Back on my home ground, lots was happening. Late June and early July brought juvenile juncos in all stages of growing up, from heavily streaked young ones to those losing their streaks and starting to get adult plumage patterns. All the juncos eventually learned to peck gobbets of peanut butter from hanging feeders, doing so with considerably more agility than one might expect, but not quite as nimbly as chickadees. The nuthatch family separated, but they then came separately for peanut butter, suet, and sunflower seeds. Chickadees almost disappeared, having raised a brood that dispersed. A big, fat varied thrush raided the peanut butter feeder regularly, making an awkward job of it but persisting. Jays did so too, somewhat less awkwardly, and more assertively. As juvenile hummers started to visit the nectar feeder, there was more activity there, with more aggression and more chases.

Starting in mid-June a male hairy woodpecker came for peanut butter and suet very regularly at least until mid-July (when I write this). On one day, I was surprised to see two males at the same time, and later they both visited again but separately, coming from different directions. In late June, one of those males arrived with a big juvenile, who soon began to come independently.

The major action was down on the pond itself. For a time, the pond was a resting place for a molting male and a female mallard who hung out together for several days, loafing side by side and occasionally moving to the little cove on the far side of the pond. This seemed unusual, for presumably a seriously molting male is past the stage of interest in copulating and, furthermore, is unlikely to be sexually attractive to females.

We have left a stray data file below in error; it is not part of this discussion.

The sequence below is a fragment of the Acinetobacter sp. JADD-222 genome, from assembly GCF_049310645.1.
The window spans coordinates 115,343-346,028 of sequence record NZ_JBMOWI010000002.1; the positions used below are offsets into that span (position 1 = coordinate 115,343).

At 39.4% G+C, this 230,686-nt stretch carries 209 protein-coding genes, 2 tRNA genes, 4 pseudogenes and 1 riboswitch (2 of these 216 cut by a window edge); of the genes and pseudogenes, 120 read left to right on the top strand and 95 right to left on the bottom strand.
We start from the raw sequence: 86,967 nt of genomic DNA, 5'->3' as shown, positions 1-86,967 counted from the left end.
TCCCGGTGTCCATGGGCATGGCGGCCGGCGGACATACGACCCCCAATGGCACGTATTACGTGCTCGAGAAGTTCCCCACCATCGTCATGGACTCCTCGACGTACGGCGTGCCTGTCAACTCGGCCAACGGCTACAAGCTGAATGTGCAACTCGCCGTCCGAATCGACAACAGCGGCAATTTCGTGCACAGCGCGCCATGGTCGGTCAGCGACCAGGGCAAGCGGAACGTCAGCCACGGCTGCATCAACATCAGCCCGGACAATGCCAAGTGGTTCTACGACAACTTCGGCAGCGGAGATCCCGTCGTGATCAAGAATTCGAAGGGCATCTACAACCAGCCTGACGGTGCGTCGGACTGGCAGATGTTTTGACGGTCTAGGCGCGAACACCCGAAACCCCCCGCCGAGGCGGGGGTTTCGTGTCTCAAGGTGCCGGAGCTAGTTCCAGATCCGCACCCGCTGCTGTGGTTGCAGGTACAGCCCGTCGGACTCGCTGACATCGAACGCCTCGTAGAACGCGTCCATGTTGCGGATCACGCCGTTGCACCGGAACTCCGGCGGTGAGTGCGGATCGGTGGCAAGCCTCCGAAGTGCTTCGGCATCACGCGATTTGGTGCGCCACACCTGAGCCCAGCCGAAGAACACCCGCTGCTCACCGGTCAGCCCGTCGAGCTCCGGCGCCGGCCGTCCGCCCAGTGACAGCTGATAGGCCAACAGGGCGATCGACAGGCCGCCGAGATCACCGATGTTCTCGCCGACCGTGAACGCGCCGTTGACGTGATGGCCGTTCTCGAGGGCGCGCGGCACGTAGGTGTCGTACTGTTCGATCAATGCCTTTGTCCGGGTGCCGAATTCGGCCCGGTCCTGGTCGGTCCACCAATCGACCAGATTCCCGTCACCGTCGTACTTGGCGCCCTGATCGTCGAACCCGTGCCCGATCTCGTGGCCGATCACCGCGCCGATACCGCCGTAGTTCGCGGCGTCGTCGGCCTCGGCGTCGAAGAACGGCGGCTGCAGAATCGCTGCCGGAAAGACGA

Two different broods of four and five tiny, fluffy mallard ducklings, arrived in mid-June, just a few days apart, but they didn’t stay. Then at the end of the first week of July, another brood of four downy chicks came in; this was probably from a re-nesting by a female that lost her first clutch. As the season progressed, things got confusing, because I have no way of knowing for sure which female or which brood is which. Suffice it to say that by the beginning of July, there were two broods of six or seven very big chicks, slightly smaller than their mothers, fully feathered but with wing feathers still too short. One of these appeared to set up residence on the pond: a brood of six very big chicks came daily for a week or more. Sometimes they loafed on the pond, with mama always standing tall and alert; sometimes they rested on the bank, with mama awake while the chicks slept; occasionally the chicks fed on bugs along the bank or on fallen seeds, with mama watching carefully; occasionally they all cruised over the dam and headed downstream for a while. I strongly suspect that they spent the nights on or near the pond, as they were present at the time of first good light (yes, I was out of bed then) and at the last good light of the day. So it has been a pretty good year for duck broods here.